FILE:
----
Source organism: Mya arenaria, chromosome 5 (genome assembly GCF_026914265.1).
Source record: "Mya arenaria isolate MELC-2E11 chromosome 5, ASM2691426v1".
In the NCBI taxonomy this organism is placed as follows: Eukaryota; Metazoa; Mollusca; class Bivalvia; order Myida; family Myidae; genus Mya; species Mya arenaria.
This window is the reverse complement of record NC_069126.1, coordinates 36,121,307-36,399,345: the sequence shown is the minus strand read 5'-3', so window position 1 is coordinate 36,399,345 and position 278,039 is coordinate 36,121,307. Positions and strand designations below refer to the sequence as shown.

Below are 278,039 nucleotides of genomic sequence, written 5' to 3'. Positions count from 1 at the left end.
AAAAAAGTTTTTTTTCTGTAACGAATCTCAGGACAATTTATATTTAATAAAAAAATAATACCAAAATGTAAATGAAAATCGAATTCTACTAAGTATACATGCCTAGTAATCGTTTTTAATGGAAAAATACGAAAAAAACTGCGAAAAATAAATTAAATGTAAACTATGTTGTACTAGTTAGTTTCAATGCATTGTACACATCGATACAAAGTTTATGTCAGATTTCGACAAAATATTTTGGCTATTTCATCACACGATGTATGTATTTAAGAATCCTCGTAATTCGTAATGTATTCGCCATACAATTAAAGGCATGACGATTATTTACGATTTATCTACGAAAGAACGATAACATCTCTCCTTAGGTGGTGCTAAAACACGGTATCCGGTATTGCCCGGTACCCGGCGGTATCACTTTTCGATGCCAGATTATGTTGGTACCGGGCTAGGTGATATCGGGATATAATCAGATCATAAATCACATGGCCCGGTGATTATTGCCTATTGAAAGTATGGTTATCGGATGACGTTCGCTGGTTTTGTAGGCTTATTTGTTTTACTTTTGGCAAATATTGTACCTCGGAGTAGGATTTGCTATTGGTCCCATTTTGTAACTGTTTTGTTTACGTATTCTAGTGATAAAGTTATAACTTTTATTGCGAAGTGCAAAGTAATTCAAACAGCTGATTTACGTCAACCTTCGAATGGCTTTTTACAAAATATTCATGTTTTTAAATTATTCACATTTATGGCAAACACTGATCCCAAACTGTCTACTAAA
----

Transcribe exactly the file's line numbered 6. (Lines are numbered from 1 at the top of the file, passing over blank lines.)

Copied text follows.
AAAAAAGTTTTTTTTCTGTAACGAATCTCAGGACAATTTATATTTAATAAAAAAATAATACCAAAATGTAAATGAAAATCGAATTCTACTAAGTATACATGCCTAGTAATCGTTTTTAATGGAAAAATACGAAAAAAACTGCGAAAAATAAATTAAATGTAAACTATGTTGTACTAGTTAGTTTCAATGCATTGTACACATCGATACAAAGTTTATGTCAGATTTCGACAAAATATTTTGGCTATTTCATCACACGATGTATGTATTTAAGAATCCTCGTAATTCGTAATGTATTCGCCATACAATTAAAGGCATGACGATTATTTACGATTTATCTACGAAAGAACGATAACATCTCTCCTTAGGTGGTGCTAAAACACGGTATCCGGTATTGCCCGGTACCCGGCGGTATCACTTTTCGATGCCAGATTATGTTGGTACCGGGCTAGGTGATATCGGGATATAATCAGATCATAAATCACATGGCCCGGTGATTATTGCCTATTGAAAGTATGGTTATCGGATGACGTTCGCTGGTTTTGTAGGCTTATTTGTTTTACTTTTGGCAAATATTGTACCTCGGAGTAGGATTTGCTATTGGTCCCATTTTGTAACTGTTTTGTTTACGTATTCTAGTGATAAAGTTATAACTTTTATTGCGAAGTGCAAAGTAATTCAAACAGCTGATTTACGTCAACCTTCGAATGGCTTTTTACAAAATATTCATGTTTTTAAATTATTCACATTTATGGCAAACACTGATCCCAAACTGTCTACTAAA